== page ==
Everything you need to know about spinning

The workout
During the class you vary your pace - sometimes pedaling as fast as you can, other times cranking up the tension and pedaling slowly from a standing position. This helps you to focus inwardly and work on your mind as well as your body.

The upside
Spinning burns serious calories, works your heart and builds thigh muscles. It doesn't involve a lot of coordination so it's easier to concentrate on your form than in other types of aerobic classes. You can finish a spin class, regardless of your fitness level, simply by adjusting your pace or the tension knob on the bike.

The downside
Spinning doesn't work all leg muscles equally, so without some cross-training, you may develop muscle imbalances. Serious spin enthusiasts have to watch out for overuse injuries in their knees, hips and lower backs.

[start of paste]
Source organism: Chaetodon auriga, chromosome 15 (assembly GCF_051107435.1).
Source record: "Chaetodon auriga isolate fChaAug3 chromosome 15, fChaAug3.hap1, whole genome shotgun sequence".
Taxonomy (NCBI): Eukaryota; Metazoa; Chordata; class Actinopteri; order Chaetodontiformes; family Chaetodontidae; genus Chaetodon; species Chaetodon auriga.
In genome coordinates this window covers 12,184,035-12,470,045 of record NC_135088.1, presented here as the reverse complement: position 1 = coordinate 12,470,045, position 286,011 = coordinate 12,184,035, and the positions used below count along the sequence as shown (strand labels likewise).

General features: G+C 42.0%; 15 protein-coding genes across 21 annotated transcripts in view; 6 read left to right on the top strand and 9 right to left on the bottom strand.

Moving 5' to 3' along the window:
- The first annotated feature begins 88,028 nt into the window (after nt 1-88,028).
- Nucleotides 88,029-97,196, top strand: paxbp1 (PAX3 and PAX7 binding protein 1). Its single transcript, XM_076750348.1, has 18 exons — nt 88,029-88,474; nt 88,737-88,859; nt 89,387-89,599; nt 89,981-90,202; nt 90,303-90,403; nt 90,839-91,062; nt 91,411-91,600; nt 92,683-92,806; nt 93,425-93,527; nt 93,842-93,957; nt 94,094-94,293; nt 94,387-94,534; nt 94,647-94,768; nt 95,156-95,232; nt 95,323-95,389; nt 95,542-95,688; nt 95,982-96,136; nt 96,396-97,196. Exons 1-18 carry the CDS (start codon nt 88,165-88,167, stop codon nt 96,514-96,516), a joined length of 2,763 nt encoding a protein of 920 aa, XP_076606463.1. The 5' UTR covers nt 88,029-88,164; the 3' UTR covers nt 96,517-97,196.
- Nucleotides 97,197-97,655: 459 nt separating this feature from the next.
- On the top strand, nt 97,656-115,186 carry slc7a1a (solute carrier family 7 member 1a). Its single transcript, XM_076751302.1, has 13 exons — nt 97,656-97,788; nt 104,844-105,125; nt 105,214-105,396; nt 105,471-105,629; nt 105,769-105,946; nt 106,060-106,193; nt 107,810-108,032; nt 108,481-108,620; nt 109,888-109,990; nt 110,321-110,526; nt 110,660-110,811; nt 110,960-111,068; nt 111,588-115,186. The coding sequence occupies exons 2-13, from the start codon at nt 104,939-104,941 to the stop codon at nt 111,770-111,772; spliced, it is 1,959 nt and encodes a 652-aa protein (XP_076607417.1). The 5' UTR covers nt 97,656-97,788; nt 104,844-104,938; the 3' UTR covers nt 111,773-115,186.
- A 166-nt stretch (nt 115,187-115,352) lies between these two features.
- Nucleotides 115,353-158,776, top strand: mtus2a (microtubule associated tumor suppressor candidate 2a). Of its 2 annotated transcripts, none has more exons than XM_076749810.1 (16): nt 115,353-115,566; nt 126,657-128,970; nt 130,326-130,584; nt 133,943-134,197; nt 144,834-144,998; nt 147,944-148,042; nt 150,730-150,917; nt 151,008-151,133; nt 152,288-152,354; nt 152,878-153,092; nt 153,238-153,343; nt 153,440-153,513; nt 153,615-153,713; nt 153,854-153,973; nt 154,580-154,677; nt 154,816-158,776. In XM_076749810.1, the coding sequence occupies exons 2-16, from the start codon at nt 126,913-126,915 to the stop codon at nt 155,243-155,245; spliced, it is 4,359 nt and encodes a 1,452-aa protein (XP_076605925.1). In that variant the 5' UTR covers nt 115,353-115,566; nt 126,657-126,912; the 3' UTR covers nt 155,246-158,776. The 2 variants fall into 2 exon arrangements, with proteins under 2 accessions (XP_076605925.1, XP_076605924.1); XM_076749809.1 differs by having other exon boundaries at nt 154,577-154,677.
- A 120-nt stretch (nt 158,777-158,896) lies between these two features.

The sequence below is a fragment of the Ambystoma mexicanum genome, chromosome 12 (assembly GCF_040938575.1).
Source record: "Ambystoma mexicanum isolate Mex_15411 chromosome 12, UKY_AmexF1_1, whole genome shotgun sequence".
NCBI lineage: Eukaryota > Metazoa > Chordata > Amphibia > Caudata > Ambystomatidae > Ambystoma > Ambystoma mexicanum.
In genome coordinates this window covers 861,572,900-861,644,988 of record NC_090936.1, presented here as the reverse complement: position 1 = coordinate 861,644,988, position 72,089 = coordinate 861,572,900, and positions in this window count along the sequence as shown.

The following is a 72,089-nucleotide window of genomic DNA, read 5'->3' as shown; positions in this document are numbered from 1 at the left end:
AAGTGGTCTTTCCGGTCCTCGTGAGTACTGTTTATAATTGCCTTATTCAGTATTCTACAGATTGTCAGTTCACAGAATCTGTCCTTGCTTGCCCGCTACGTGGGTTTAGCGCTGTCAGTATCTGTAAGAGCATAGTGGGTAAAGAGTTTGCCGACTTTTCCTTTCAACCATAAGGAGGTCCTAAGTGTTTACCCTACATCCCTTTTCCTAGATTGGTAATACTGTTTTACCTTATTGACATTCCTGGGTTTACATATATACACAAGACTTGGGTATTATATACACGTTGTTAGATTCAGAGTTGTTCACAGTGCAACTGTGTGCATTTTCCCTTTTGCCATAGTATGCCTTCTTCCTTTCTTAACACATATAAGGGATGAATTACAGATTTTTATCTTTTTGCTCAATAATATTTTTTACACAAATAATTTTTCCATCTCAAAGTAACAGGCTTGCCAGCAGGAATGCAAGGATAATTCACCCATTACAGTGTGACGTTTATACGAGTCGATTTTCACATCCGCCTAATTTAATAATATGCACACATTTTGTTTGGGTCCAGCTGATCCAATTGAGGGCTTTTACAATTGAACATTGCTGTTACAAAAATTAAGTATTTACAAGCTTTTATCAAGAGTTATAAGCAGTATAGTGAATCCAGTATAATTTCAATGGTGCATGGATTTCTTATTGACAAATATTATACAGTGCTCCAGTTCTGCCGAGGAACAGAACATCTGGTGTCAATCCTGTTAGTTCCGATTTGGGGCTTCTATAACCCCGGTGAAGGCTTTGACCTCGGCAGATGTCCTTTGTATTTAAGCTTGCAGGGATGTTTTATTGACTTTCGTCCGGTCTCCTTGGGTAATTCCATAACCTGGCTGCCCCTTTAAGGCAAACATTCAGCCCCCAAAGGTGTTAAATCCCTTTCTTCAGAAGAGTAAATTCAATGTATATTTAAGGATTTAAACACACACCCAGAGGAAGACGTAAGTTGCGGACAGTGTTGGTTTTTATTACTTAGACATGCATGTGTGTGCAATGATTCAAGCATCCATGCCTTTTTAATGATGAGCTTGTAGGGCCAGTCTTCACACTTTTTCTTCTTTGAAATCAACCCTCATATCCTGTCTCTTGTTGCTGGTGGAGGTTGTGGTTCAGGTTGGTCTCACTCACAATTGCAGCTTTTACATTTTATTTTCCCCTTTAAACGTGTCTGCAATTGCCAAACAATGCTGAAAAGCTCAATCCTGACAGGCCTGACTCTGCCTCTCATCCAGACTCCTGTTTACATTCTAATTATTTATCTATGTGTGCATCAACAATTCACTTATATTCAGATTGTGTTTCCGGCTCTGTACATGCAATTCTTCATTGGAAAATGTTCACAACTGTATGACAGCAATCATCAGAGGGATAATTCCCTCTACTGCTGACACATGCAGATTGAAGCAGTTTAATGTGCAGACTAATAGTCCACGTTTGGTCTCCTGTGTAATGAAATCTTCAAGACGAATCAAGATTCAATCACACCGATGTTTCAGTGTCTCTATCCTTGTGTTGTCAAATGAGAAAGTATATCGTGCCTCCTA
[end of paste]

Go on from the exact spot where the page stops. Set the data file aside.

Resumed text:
The pros say...
If spinning is your main source of exercise, we recommend doing some resistance training workouts that include exercises for the hamstring (back of thigh), buttock and inner thigh muscles.

Riding with an incorrect seat-setting can also lead to injury. Set your seat height so that your knee is slightly bent at the bottom of the pedal stroke. Set the handlebars so that they are level with the seat. When you lean forward and place your hands on the bars, there should be a slight bend at your elbows.

Other than the bike, here's what you need for a safe, comfortable ride:
a stiff-soled shoe with good ventilation (running and aerobic shoes, which are soft-soled, may leave your feet numb by the end of the class);

towels, for wiping away sweat and for draping over the handlebars so your hands won't slide out of position;

a full water bottle because you're definitely going to sweat. Most spinning bikes are equipped with a water bottle cage so you can place your water within easy reach.

Time: Classes usually last 45 to 60 minute.

Patty Slack, Fitness Instructor, World Class Health Academy

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